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Developing the private sector : a challenge for the World Bank Group (Inglês)

In the past few decades public sector activity has expanded greatly in many developing countries. This expansion has frequently stifled private initiative and market forces and has reduced the flexibility with which economies can respond to the rapid changes in the international environment. This presents an opportunity and a challenge for the World Bank Group to intensify its efforts and find new ways to support private sector development (PSD) in the developing world. PSD requires three main elements: 1) a supportive business environment; 2) the services in infrastructure and human resource development necessary to permit private enterprises to function effectively; and 3) a financial system that provides the incentives and institutions needed to mobilize and allocate financial resources efficiently. In all three areas, government has a critical supporting role to play. In fact, the reform of government policy and institutions is a critical component of better performance in the private sector. The Bank Group has traditionally carried out a significant amount of activity and financing that supports PSD, but gaps remain in some areas of the Bank's PSD work. The report explores how private sector development can contribute to overall development and recommends a variety of ways to harness the energies of the institutions in the Bank Group.

Detalhes

  • Autor

    Gustafson, Douglas Jimenez, Emmanual Linn, Johannes F.

  • Data do documento

    1989/04/30

  • TIpo de documento

    Publicação

  • No. do relatório

    10378

  • Nº do volume

    1

  • Total Volume(s)

    1

  • Data de divulgação

    2010/07/01

  • Nome do documento

    Developing the private sector : a challenge for the World Bank Group

  • Palavras-chave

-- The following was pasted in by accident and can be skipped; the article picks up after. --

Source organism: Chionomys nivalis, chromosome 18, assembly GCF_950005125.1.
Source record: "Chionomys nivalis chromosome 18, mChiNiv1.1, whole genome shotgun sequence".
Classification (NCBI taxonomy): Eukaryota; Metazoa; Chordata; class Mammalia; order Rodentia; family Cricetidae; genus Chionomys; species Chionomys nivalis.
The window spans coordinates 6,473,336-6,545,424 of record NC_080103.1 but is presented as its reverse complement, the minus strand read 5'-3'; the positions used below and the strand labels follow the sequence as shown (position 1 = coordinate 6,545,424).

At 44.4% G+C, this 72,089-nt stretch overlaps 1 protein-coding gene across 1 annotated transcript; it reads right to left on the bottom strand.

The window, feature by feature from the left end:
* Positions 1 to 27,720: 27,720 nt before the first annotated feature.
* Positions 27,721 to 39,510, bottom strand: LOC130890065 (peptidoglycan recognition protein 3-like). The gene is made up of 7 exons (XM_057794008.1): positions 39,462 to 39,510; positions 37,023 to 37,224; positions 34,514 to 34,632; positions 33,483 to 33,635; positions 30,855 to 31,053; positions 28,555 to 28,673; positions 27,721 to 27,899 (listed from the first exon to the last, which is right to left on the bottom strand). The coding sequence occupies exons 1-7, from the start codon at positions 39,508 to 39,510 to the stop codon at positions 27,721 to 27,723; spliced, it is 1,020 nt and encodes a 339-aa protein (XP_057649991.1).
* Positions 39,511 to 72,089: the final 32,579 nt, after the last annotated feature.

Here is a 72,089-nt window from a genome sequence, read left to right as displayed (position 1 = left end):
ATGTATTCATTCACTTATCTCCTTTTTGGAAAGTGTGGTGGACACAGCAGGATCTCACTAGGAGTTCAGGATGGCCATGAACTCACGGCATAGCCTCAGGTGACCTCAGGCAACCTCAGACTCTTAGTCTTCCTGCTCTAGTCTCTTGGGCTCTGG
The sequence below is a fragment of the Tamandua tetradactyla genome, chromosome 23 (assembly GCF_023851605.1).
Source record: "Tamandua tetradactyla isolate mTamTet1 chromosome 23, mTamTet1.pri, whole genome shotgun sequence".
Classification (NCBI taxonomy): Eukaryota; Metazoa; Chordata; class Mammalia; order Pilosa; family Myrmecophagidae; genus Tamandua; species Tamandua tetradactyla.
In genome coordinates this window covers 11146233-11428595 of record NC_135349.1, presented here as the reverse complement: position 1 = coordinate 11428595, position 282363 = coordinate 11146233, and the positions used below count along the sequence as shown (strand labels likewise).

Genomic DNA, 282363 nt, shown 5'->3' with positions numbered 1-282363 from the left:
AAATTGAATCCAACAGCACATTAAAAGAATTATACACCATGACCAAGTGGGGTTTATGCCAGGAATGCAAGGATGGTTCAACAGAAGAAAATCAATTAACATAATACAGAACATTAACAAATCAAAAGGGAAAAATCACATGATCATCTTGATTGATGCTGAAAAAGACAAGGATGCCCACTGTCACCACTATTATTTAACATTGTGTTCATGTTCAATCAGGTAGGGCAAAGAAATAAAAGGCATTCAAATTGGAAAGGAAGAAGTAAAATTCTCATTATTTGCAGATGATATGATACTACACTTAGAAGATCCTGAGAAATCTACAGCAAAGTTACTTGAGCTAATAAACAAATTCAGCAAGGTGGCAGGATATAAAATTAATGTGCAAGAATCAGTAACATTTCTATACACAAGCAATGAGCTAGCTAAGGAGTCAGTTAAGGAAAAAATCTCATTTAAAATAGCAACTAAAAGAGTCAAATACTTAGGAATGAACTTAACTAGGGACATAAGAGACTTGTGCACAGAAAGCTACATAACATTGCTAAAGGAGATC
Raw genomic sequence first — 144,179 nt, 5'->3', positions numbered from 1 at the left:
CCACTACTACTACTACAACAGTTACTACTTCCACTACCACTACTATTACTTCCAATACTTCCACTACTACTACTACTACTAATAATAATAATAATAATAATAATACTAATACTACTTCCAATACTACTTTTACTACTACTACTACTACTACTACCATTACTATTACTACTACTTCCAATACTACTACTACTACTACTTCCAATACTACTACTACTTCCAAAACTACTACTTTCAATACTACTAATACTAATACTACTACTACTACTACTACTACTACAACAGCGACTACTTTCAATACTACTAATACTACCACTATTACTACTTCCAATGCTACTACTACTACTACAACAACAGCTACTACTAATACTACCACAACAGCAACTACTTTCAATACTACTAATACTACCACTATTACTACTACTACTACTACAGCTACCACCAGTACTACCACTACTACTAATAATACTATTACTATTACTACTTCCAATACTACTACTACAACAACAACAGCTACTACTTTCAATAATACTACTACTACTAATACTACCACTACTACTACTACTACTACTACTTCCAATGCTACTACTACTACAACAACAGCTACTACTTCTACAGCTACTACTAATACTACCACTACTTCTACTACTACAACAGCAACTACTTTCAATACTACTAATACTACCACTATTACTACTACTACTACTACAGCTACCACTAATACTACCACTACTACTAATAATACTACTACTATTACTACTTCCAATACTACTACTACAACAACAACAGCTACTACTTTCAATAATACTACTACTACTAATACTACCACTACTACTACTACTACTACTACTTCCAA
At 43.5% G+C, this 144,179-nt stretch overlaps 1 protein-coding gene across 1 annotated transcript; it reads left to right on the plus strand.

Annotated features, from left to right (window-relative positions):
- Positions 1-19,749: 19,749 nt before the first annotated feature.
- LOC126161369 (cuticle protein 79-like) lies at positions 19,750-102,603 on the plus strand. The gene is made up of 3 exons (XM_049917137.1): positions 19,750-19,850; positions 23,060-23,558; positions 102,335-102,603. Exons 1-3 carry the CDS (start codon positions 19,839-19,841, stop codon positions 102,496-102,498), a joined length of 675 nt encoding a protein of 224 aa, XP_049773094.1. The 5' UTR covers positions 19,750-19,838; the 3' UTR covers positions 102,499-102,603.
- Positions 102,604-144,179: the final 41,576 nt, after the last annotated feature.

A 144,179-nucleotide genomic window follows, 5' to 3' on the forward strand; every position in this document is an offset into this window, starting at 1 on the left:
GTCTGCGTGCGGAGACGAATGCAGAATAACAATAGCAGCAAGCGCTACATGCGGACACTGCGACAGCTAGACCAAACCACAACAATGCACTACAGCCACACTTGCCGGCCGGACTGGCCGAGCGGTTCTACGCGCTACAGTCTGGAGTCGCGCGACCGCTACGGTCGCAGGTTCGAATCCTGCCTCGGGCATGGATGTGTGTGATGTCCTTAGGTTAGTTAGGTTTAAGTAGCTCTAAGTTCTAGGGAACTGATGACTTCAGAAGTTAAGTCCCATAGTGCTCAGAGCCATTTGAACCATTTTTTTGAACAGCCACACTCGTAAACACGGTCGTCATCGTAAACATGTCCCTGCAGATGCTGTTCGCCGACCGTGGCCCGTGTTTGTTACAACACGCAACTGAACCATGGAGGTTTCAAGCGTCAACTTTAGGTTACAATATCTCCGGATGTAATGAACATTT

mobility of factors of production;legal and regulatory framework;economic and sector work;institution need;personal income tax rate;centrally planned economy;role of state;transfer of ownership;structural adjustment loan;reduction in subsidies;structural adjustment lending;current account deficit;divestiture of state;trade policy reform;private sector enterprise;public sector activity;private initiative;distribution of investment;provision of credit;public sector institution;financial market policy;private sector initiative;public expenditure priority;private sector service;public sector counterpart;domestic financial market;public sector deficit;flow of information;rate of investment;sector adjustment loan;central government spending;financial market development;international capital flow;legal and accounting;interest rate ceiling;real exchange rate;overvalued exchange rate;highly indebted country;Civil Service Reform;land tenure security;nominal exchange rate;power and water;company income tax;protectionist trade policy;private sector activity;balance of payment;international economic development;country economic memoranda;debt service problem;public spending program;tax for example;transfer of resource;forms of production;validity of contract;scope of monopoly;infrastructure and services;capital market development;foreign direct investment;support privatization;direct foreign investment;privatizing public enterprise;private sector solution;Financial Sector;Trade Policies;tax policy;incentive system;private producer;special incentives;government effort;macroeconomic condition;Tax Reform;foreign investor;central planning;market force;market failure;incentive scheme;Macroeconomic Policy;private activity;private enterprise;competitive market;regulatory environment;market environment;enabling environment;social cost;rapid change;tax structure;economic crisis;public revenue;price signal;incentive policy;policy study;human infrastructure;industrial sector;private investment;informal sector;financial intermediaries;price control;international environment;market economy;domestic production;public intervention;fiscal policy;financial system;Fiscal policies;organizational responsibilities;budget deficit;economic efficiency;financial resource;infrastructure service;public policy;sectoral adjustment;protectionist policy;meat market;international competitiveness;DEC Policy Review;social objective;tenure system;rural land;high tax;private production;external review;analytical models;macroeconomic instability;trade regime;economic history;international economy;social infrastructure;operational staff;International Trade;import tariff;reform implementation;production plan;investment climate;state sector;property right;cooperative movement;government commitment;primary focus;import control;import substitution;industrial structure;adequate consideration;outward orientation;neutral trade;business environment;relative price;traditional development;economic rent;private cost;general taxes;complementary action;long-term finance;domestic industry;tax revenue;short-term goal;operational work;commercial risk;socioeconomic systems;strategic framework;trade strategy;government issue;staff resource;physical infrastructure;foreign exchange;policy shift;skill base;urban sector;small-scale enterprise;tax burden;market system;Socialist economies;banking system;financial cost;poverty alleviation;agricultural activity;international business;domestic competition;essential goods;business condition;domestic entrepreneur;collaborative effort;Public Services;benefit definition;public monopoly;red tape;multinational corporation;government intervention;international competition;price reform;price dynamic;production decision;industrial tariff;export taxation;rising cost;government regulation;investment incentive;financial discipline;export incentive;tax rebate;research study;budgetary investment;market orientation;economic sector;regional policy;efficient price

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